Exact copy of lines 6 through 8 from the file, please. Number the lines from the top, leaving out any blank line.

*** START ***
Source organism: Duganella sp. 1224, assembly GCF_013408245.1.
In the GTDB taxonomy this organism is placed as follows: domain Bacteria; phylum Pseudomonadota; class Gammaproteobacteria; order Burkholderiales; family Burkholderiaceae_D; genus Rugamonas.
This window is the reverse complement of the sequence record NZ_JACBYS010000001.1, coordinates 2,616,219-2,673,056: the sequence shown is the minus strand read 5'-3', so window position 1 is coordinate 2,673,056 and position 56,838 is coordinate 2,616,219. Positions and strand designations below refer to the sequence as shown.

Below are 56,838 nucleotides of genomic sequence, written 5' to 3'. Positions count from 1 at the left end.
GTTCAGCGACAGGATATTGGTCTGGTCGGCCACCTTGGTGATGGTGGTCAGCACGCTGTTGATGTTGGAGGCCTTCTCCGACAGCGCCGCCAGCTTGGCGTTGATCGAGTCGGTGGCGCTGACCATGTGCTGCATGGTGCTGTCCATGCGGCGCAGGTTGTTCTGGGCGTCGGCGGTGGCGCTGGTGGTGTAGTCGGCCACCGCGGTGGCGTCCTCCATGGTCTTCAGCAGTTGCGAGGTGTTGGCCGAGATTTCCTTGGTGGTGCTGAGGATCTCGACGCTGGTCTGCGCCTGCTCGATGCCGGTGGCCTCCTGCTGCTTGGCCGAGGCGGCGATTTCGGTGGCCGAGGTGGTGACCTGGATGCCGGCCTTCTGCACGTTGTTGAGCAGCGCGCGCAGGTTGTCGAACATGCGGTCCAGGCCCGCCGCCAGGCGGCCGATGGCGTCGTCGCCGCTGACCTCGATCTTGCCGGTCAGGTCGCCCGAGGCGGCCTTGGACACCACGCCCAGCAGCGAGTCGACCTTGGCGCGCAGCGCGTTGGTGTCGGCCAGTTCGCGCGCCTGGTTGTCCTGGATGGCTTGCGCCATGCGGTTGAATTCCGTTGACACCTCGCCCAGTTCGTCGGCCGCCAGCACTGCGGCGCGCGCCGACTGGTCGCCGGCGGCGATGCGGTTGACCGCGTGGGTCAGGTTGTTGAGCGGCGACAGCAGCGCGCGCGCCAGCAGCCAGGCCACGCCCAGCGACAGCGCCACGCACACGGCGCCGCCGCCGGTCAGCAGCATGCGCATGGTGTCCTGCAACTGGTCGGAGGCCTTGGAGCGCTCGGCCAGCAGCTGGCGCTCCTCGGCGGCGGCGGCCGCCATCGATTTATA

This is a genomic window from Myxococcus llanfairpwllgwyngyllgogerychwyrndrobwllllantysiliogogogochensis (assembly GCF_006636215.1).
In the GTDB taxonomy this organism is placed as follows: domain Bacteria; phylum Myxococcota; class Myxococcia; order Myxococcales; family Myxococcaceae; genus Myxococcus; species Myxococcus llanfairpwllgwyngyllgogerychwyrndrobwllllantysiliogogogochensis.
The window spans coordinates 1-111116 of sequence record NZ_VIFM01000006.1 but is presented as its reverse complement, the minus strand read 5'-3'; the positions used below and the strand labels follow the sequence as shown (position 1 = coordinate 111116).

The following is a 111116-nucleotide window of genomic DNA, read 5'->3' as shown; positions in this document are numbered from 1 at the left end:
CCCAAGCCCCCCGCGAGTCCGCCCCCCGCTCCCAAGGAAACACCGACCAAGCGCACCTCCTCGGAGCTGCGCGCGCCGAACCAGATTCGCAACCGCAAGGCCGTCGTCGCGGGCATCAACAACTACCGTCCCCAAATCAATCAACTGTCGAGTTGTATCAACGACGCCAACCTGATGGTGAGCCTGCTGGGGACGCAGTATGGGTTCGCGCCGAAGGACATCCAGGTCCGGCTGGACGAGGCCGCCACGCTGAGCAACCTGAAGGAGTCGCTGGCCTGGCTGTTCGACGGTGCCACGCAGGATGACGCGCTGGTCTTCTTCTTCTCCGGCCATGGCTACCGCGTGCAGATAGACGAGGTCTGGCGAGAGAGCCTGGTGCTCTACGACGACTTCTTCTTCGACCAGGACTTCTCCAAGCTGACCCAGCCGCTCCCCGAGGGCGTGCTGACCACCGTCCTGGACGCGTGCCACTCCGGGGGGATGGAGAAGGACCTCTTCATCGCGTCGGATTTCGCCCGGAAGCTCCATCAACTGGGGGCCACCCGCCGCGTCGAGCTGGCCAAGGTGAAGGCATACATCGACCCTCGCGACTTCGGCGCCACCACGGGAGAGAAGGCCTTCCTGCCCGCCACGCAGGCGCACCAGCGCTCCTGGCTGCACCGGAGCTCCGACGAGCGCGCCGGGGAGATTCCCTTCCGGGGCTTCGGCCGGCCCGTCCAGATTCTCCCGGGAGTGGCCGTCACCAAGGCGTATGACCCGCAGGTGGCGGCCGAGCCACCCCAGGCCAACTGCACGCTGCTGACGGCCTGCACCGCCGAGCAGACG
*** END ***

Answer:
This is a genomic window from Myxococcus llanfairpwllgwyngyllgogerychwyrndrobwllllantysiliogogogochensis (assembly GCF_006636215.1).
In the GTDB taxonomy this organism is placed as follows: domain Bacteria; phylum Myxococcota; class Myxococcia; order Myxococcales; family Myxococcaceae; genus Myxococcus; species Myxococcus llanfairpwllgwyngyllgogerychwyrndrobwllllantysiliogogogochensis.
The window spans coordinates 1-111116 of sequence record NZ_VIFM01000006.1 but is presented as its reverse complement, the minus strand read 5'-3'; the positions used below and the strand labels follow the sequence as shown (position 1 = coordinate 111116).